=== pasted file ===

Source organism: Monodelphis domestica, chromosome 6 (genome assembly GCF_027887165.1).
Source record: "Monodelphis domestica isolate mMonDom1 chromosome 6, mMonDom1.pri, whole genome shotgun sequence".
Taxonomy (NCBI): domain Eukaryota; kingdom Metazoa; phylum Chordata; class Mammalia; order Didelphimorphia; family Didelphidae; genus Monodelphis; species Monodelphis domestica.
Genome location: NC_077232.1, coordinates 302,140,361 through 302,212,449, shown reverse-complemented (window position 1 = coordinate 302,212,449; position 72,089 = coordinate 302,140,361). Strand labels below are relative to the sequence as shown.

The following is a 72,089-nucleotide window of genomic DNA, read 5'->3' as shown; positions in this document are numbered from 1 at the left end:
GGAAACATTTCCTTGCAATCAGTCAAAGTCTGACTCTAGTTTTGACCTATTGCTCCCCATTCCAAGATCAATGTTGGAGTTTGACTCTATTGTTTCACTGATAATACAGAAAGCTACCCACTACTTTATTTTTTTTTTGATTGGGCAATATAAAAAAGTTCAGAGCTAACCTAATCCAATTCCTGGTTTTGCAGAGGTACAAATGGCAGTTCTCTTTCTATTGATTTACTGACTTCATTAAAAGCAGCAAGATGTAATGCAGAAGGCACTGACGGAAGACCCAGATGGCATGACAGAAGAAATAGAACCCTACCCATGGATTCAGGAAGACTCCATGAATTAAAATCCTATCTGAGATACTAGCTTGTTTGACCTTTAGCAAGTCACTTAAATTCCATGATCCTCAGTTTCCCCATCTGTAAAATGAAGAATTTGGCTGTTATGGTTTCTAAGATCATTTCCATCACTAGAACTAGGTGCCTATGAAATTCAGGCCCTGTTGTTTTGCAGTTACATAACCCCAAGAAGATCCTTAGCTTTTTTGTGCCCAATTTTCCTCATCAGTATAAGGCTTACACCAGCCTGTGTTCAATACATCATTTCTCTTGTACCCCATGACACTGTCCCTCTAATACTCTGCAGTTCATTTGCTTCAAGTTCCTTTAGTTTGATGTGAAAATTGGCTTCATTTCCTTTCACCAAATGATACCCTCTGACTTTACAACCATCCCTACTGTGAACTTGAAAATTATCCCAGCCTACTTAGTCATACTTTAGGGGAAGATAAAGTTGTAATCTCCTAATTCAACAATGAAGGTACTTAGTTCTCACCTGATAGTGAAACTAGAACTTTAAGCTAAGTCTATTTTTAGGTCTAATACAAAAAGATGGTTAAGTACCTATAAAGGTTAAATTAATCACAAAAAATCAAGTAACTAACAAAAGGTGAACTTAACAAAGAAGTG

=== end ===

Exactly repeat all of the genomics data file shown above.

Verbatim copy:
Source organism: Monodelphis domestica, chromosome 6 (genome assembly GCF_027887165.1).
Source record: "Monodelphis domestica isolate mMonDom1 chromosome 6, mMonDom1.pri, whole genome shotgun sequence".
Taxonomy (NCBI): domain Eukaryota; kingdom Metazoa; phylum Chordata; class Mammalia; order Didelphimorphia; family Didelphidae; genus Monodelphis; species Monodelphis domestica.
Genome location: NC_077232.1, coordinates 302,140,361 through 302,212,449, shown reverse-complemented (window position 1 = coordinate 302,212,449; position 72,089 = coordinate 302,140,361). Strand labels below are relative to the sequence as shown.

The following is a 72,089-nucleotide window of genomic DNA, read 5'->3' as shown; positions in this document are numbered from 1 at the left end:
GGAAACATTTCCTTGCAATCAGTCAAAGTCTGACTCTAGTTTTGACCTATTGCTCCCCATTCCAAGATCAATGTTGGAGTTTGACTCTATTGTTTCACTGATAATACAGAAAGCTACCCACTACTTTATTTTTTTTTTGATTGGGCAATATAAAAAAGTTCAGAGCTAACCTAATCCAATTCCTGGTTTTGCAGAGGTACAAATGGCAGTTCTCTTTCTATTGATTTACTGACTTCATTAAAAGCAGCAAGATGTAATGCAGAAGGCACTGACGGAAGACCCAGATGGCATGACAGAAGAAATAGAACCCTACCCATGGATTCAGGAAGACTCCATGAATTAAAATCCTATCTGAGATACTAGCTTGTTTGACCTTTAGCAAGTCACTTAAATTCCATGATCCTCAGTTTCCCCATCTGTAAAATGAAGAATTTGGCTGTTATGGTTTCTAAGATCATTTCCATCACTAGAACTAGGTGCCTATGAAATTCAGGCCCTGTTGTTTTGCAGTTACATAACCCCAAGAAGATCCTTAGCTTTTTTGTGCCCAATTTTCCTCATCAGTATAAGGCTTACACCAGCCTGTGTTCAATACATCATTTCTCTTGTACCCCATGACACTGTCCCTCTAATACTCTGCAGTTCATTTGCTTCAAGTTCCTTTAGTTTGATGTGAAAATTGGCTTCATTTCCTTTCACCAAATGATACCCTCTGACTTTACAACCATCCCTACTGTGAACTTGAAAATTATCCCAGCCTACTTAGTCATACTTTAGGGGAAGATAAAGTTGTAATCTCCTAATTCAACAATGAAGGTACTTAGTTCTCACCTGATAGTGAAACTAGAACTTTAAGCTAAGTCTATTTTTAGGTCTAATACAAAAAGATGGTTAAGTACCTATAAAGGTTAAATTAATCACAAAAAATCAAGTAACTAACAAAAGGTGAACTTAACAAAGAAGTG